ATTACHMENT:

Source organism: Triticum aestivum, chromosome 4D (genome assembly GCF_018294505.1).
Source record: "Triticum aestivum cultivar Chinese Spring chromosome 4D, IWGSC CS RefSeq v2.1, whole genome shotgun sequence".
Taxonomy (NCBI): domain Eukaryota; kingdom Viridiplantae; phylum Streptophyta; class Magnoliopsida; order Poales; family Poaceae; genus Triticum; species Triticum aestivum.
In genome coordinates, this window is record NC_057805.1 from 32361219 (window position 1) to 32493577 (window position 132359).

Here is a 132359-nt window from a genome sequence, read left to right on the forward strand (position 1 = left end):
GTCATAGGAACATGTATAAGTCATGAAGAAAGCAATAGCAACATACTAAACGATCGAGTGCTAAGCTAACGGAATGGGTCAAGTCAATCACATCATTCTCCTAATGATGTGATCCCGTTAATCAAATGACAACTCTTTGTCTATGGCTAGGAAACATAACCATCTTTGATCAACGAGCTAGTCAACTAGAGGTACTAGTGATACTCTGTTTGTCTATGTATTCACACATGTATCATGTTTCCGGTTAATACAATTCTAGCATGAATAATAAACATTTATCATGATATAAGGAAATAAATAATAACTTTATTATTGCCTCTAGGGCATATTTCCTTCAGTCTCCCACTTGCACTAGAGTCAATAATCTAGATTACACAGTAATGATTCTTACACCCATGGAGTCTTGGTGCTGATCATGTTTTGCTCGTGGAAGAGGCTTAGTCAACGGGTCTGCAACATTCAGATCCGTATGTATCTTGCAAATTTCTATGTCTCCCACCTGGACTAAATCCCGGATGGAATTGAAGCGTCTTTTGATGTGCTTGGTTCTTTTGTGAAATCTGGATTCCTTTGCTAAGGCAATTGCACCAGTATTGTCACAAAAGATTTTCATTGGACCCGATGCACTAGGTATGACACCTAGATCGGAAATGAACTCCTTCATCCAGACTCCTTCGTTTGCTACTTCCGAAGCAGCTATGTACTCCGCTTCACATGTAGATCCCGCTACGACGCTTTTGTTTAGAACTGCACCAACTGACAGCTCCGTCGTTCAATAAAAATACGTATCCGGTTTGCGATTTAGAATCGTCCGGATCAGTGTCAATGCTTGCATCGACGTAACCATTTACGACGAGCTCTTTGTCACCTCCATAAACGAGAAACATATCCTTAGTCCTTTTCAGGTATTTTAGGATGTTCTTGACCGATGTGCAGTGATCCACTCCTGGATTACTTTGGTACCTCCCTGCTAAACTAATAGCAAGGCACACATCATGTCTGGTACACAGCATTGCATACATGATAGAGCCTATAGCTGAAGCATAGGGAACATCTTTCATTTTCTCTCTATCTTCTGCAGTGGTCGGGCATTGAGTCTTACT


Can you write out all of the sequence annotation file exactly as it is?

Source organism: Triticum aestivum, chromosome 4D (genome assembly GCF_018294505.1).
Source record: "Triticum aestivum cultivar Chinese Spring chromosome 4D, IWGSC CS RefSeq v2.1, whole genome shotgun sequence".
Taxonomy (NCBI): domain Eukaryota; kingdom Viridiplantae; phylum Streptophyta; class Magnoliopsida; order Poales; family Poaceae; genus Triticum; species Triticum aestivum.
In genome coordinates, this window is record NC_057805.1 from 32361219 (window position 1) to 32493577 (window position 132359).

Here is a 132359-nt window from a genome sequence, read left to right on the forward strand (position 1 = left end):
GTCATAGGAACATGTATAAGTCATGAAGAAAGCAATAGCAACATACTAAACGATCGAGTGCTAAGCTAACGGAATGGGTCAAGTCAATCACATCATTCTCCTAATGATGTGATCCCGTTAATCAAATGACAACTCTTTGTCTATGGCTAGGAAACATAACCATCTTTGATCAACGAGCTAGTCAACTAGAGGTACTAGTGATACTCTGTTTGTCTATGTATTCACACATGTATCATGTTTCCGGTTAATACAATTCTAGCATGAATAATAAACATTTATCATGATATAAGGAAATAAATAATAACTTTATTATTGCCTCTAGGGCATATTTCCTTCAGTCTCCCACTTGCACTAGAGTCAATAATCTAGATTACACAGTAATGATTCTTACACCCATGGAGTCTTGGTGCTGATCATGTTTTGCTCGTGGAAGAGGCTTAGTCAACGGGTCTGCAACATTCAGATCCGTATGTATCTTGCAAATTTCTATGTCTCCCACCTGGACTAAATCCCGGATGGAATTGAAGCGTCTTTTGATGTGCTTGGTTCTTTTGTGAAATCTGGATTCCTTTGCTAAGGCAATTGCACCAGTATTGTCACAAAAGATTTTCATTGGACCCGATGCACTAGGTATGACACCTAGATCGGAAATGAACTCCTTCATCCAGACTCCTTCGTTTGCTACTTCCGAAGCAGCTATGTACTCCGCTTCACATGTAGATCCCGCTACGACGCTTTTGTTTAGAACTGCACCAACTGACAGCTCCGTCGTTCAATAAAAATACGTATCCGGTTTGCGATTTAGAATCGTCCGGATCAGTGTCAATGCTTGCATCGACGTAACCATTTACGACGAGCTCTTTGTCACCTCCATAAACGAGAAACATATCCTTAGTCCTTTTCAGGTATTTTAGGATGTTCTTGACCGATGTGCAGTGATCCACTCCTGGATTACTTTGGTACCTCCCTGCTAAACTAATAGCAAGGCACACATCATGTCTGGTACACAGCATTGCATACATGATAGAGCCTATAGCTGAAGCATAGGGAACATCTTTCATTTTCTCTCTATCTTCTGCAGTGGTCGGGCATTGAGTCTTACT